If you are part of a voluntary group or project that is in need of support, send us an email telling us about who you are, what you do, and what you need. We will award a few donations of seeds, gardening/seedsaving books and / or up to £200 in cash for materials, tools etc. Note we are unlikely to be able to help everyone as unsurprisingly our funds are limited too!
And speaking of Cuts...
There's a broad-based group of people across all party lines who are organising protest against the endless cuts, closures and privatisations in the name of 'austerity'. The losses of private corporations and bankers shouldn't be paid for by taxpayers. Check out www.thepeoplesassembly.org.uk
Ben on Hybrid Seed and growing your own food
Last year Austrian film-maker and author Clemans Arvay travelled round Europe interviewing people for his new book about the food system. He made a really nice film of his interview with Ben, and this explains in greater detail Ben's thinking about what is wrong with hybrid seed and mass-produced industrial agriculture.
Ben starts off pointing out that we've been doing agriculture for eleven thousand years, but have only in the very very recent past thrown away our traditional knowledge and seedsaving skills.
To try and put this timeline into some sort of perspective, imagine that 11 thousand years was a a line starting outside the farmhouse several fields away, and running up to where Ben is sitting. At the start, across the fields, is 11,000 years ago when agriculture was invented. And as you come towards where he is sitting, you are coming forwards in time to the present day.
So for 11,00 years we have invested generations and generations of work into our food crops, with each person saving their seed and passing it on to their children & friends. We did this for thousands and thousands of years. But all that stopped with the advent of industrial agriculture, hybrid seed, and fossil-fueled supermarket-driven food chains - and this is only in the last few centimetres of our timeline.
Look around you at the way the land is being used and how this is powered. Do we really think this can continue for another 11,00 years? Neither do we -this is why we do Real Seeds and give you seed saving instructions with every packet.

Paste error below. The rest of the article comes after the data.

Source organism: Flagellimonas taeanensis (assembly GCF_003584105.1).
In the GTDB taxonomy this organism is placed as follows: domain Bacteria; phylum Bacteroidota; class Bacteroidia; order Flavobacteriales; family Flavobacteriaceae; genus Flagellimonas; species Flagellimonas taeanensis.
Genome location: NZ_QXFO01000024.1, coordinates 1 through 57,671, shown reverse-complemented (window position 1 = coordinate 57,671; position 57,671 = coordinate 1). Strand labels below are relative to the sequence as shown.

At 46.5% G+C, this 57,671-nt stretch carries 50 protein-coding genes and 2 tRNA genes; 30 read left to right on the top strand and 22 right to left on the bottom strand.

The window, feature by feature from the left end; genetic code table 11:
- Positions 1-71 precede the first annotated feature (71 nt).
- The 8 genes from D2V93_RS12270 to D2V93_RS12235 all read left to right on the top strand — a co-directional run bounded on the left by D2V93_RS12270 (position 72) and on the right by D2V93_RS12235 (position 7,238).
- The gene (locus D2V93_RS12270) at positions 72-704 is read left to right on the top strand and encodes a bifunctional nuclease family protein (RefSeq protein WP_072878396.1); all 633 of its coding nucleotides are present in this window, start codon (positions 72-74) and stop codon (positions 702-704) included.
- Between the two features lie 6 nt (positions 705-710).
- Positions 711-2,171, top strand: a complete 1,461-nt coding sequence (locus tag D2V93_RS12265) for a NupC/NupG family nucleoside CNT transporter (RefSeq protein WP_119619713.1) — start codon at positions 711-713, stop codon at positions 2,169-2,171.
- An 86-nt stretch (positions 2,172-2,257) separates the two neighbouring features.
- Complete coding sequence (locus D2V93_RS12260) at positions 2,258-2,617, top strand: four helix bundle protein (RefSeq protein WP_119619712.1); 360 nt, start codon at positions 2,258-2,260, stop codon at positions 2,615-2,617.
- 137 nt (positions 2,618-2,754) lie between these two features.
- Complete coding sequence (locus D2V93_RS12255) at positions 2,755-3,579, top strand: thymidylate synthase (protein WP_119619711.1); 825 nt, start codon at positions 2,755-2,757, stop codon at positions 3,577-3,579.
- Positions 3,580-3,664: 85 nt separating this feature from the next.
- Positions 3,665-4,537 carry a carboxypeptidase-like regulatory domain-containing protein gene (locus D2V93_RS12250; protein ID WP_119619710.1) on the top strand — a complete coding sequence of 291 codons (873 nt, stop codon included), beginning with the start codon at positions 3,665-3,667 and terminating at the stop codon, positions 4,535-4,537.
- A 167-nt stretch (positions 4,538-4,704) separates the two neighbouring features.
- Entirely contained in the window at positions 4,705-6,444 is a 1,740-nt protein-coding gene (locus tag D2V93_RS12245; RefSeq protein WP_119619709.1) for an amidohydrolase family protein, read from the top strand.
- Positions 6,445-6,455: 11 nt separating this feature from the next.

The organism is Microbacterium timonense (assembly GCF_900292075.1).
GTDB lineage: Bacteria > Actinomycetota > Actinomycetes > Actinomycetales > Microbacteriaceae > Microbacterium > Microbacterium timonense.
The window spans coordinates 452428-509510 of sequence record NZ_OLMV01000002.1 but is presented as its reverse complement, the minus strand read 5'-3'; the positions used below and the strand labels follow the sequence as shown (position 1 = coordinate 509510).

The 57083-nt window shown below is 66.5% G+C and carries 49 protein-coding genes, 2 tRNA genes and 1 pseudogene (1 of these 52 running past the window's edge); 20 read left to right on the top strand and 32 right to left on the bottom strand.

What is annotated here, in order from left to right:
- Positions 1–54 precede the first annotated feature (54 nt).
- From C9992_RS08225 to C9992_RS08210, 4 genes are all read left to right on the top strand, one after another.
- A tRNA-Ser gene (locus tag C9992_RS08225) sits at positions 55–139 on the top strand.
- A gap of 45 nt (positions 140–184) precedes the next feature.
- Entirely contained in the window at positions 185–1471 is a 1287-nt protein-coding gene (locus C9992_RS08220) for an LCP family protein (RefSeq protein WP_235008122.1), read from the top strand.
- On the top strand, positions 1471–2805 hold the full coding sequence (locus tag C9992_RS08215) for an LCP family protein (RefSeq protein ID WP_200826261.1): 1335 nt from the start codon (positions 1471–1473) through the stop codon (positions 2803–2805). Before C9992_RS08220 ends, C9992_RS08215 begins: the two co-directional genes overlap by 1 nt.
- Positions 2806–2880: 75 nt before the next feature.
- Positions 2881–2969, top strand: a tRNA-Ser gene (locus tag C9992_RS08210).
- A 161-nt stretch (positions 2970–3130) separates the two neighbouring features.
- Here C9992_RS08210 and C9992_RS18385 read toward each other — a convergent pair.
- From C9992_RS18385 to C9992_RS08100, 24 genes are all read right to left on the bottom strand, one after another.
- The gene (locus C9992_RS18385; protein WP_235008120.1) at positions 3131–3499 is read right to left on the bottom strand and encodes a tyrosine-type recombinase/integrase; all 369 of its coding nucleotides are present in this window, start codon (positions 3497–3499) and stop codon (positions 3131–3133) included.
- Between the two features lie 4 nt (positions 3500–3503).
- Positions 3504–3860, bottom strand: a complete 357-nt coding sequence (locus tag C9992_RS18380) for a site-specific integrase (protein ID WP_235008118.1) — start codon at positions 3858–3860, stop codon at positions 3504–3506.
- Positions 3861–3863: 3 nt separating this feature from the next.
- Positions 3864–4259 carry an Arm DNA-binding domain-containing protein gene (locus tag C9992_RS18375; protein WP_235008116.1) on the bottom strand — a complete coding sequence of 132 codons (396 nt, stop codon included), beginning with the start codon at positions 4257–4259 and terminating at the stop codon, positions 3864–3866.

Don't worry about the German subtitles - the film is in English!
KEEP SOWING THROUGH THE SUMMER
Our annual reminder to gardeners - to avoid getting a huge glut in summer,
That's it for this year... until the new catalogue:
The new 2014 catalogue will come out in late November - there are some really great new varieties in it, and we hope you'll enjoy it.
You'll get a copy automatically if you bought seed by post in the past year, and if you ordered over the internet you'll get an email letting you know when its available. So just to be clear:
If you ordered seed by post:
You'll get posted a paper catalogue automatically and you do NOT need to request one.
If you ordered seed online:
You'll just get an email telling you the new catalogue is online. If you want a paper copy, you'll have to request one from the website.
We hope you have a really good gardening year and that you manage to save some of your own seed at home, and perhaps even start breeding your own varieties.
Ben & Kate, August 2013 (with lots of help from Catherine, Felicia, Heather, Jemma, Chloe, and Tam.)
Heather packing seed.
Ben harvesting tomatoes
(If you've enjoyed this newsletter and you're new to Real Seeds,
you might like to have a look back at our earlier newsletters which have lots of articles and some nice recipes in them too.)